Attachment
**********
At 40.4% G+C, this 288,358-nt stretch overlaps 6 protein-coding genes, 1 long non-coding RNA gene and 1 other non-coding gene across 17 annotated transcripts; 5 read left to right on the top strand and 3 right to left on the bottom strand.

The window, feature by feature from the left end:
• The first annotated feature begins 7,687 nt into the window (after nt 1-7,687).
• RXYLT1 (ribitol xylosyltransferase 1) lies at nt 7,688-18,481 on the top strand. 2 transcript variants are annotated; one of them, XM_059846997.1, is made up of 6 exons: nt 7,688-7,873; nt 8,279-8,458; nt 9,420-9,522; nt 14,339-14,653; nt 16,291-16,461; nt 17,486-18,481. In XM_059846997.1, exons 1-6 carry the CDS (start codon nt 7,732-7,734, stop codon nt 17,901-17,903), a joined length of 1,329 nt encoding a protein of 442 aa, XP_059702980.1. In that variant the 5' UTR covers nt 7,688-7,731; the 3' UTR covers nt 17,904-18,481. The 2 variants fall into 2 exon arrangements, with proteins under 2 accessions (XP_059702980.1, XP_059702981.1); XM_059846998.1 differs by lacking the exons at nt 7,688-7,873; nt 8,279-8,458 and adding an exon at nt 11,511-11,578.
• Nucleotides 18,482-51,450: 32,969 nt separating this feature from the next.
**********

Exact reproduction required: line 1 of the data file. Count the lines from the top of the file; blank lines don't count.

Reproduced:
At 40.4% G+C, this 288,358-nt stretch overlaps 6 protein-coding genes, 1 long non-coding RNA gene and 1 other non-coding gene across 17 annotated transcripts; 5 read left to right on the top strand and 3 right to left on the bottom strand.